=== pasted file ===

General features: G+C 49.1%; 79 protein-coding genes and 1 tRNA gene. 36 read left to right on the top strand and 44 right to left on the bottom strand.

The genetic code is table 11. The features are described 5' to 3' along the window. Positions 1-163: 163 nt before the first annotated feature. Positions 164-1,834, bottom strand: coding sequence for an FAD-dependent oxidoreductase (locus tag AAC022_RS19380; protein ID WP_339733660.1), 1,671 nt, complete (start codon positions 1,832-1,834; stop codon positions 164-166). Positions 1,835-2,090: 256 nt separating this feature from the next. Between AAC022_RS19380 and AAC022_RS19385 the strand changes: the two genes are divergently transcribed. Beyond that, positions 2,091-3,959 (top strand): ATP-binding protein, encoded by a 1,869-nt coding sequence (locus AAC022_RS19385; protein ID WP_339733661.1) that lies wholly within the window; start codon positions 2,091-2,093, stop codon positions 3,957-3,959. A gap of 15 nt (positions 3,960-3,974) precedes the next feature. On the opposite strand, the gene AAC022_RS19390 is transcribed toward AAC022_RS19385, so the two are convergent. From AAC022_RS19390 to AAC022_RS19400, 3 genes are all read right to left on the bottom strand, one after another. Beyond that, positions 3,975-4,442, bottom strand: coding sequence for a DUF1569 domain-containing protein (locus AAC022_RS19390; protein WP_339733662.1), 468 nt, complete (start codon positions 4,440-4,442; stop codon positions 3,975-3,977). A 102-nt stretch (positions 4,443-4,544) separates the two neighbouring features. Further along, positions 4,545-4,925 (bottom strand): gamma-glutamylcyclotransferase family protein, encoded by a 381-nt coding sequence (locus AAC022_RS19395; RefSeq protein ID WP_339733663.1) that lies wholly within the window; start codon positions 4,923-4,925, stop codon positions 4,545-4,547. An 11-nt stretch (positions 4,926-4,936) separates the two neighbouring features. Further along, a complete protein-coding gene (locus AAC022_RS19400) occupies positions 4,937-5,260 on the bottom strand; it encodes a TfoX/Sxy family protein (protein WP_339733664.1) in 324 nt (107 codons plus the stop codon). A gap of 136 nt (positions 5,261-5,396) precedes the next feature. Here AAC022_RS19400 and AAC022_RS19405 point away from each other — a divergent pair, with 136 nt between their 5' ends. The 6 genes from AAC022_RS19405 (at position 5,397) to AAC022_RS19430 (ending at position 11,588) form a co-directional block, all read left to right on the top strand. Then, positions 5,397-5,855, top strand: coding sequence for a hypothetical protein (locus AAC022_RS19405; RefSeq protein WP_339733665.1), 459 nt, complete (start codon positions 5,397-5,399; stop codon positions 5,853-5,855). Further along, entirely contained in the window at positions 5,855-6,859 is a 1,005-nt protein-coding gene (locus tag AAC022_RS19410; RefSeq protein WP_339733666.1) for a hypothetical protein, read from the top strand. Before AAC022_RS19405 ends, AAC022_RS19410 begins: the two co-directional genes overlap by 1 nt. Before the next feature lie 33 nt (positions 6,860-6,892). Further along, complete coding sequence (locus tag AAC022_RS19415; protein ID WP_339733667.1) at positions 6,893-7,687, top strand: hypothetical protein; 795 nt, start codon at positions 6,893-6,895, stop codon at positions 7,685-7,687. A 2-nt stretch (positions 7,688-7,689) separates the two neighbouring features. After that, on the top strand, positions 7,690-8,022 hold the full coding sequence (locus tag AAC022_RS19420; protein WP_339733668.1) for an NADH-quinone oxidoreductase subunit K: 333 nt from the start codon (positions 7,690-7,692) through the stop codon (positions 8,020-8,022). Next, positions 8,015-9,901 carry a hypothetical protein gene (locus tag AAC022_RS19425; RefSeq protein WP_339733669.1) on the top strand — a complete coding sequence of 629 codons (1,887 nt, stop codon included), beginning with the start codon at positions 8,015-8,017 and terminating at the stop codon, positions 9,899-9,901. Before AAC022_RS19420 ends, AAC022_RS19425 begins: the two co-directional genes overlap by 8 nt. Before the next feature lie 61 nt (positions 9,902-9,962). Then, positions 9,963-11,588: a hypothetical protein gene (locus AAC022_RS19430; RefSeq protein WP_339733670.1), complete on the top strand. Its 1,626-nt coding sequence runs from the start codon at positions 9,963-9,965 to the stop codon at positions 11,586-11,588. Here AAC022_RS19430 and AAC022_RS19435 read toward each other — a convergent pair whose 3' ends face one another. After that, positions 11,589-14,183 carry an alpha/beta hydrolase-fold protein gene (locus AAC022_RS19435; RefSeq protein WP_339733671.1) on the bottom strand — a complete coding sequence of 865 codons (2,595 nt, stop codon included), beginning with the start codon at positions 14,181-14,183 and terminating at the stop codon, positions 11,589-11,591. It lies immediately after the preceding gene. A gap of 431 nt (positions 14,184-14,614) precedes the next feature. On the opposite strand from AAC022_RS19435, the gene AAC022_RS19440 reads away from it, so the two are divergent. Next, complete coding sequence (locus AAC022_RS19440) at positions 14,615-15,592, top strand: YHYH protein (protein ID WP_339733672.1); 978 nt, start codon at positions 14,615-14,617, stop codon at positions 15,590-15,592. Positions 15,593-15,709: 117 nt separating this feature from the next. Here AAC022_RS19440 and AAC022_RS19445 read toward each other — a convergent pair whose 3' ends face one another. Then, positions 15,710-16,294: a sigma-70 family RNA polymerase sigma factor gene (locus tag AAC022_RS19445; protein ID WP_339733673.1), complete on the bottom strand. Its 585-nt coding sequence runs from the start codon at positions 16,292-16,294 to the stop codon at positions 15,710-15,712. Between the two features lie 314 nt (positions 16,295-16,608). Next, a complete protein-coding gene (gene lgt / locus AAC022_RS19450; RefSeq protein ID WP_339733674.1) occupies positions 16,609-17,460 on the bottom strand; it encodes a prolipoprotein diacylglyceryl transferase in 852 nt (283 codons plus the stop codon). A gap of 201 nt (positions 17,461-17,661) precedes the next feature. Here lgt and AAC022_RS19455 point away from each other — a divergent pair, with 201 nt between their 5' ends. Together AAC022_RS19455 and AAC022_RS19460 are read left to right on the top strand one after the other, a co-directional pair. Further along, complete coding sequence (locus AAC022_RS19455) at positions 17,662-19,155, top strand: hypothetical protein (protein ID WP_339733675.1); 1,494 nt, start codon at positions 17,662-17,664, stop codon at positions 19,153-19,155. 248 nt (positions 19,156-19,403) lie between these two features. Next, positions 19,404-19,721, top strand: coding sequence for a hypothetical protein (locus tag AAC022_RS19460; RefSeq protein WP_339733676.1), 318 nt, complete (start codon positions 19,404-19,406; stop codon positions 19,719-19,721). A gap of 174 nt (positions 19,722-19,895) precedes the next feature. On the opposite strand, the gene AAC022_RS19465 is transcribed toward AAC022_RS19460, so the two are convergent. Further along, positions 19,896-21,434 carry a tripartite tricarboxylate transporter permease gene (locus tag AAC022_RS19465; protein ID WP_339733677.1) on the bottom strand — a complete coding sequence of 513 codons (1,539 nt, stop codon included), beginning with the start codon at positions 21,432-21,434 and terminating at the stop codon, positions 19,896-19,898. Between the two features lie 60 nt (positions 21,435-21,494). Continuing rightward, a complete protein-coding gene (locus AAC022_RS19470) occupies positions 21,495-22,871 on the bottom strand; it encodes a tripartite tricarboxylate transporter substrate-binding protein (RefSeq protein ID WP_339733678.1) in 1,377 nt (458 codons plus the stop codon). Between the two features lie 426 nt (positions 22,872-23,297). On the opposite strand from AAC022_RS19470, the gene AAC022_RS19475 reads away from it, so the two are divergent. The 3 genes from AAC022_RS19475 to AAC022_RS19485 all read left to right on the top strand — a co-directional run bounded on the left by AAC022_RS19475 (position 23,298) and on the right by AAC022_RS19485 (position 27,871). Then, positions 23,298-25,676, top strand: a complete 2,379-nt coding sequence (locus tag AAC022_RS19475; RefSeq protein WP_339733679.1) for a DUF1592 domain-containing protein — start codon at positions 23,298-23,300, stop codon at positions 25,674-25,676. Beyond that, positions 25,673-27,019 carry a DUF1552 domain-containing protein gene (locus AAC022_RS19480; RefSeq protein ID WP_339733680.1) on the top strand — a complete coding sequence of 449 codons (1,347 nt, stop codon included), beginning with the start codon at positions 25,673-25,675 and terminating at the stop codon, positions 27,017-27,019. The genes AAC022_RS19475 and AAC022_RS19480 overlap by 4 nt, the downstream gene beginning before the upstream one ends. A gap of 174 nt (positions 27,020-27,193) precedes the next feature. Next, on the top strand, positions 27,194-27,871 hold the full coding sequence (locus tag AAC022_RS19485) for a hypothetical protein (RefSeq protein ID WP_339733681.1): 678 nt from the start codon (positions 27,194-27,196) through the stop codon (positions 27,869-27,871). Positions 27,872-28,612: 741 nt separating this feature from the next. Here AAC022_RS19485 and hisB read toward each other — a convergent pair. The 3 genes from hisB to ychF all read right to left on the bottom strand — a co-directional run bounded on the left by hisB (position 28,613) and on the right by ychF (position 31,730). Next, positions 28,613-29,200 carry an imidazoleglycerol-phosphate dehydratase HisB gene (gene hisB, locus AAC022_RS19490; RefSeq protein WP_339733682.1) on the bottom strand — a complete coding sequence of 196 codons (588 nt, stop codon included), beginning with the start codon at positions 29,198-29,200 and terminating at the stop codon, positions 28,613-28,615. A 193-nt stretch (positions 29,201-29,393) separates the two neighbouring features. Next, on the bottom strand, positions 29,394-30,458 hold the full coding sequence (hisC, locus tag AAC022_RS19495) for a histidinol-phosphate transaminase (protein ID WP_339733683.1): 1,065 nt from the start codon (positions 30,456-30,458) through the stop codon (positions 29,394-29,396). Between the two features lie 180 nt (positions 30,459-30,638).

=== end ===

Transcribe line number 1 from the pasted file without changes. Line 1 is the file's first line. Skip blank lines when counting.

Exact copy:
General features: G+C 49.1%; 79 protein-coding genes and 1 tRNA gene. 36 read left to right on the top strand and 44 right to left on the bottom strand.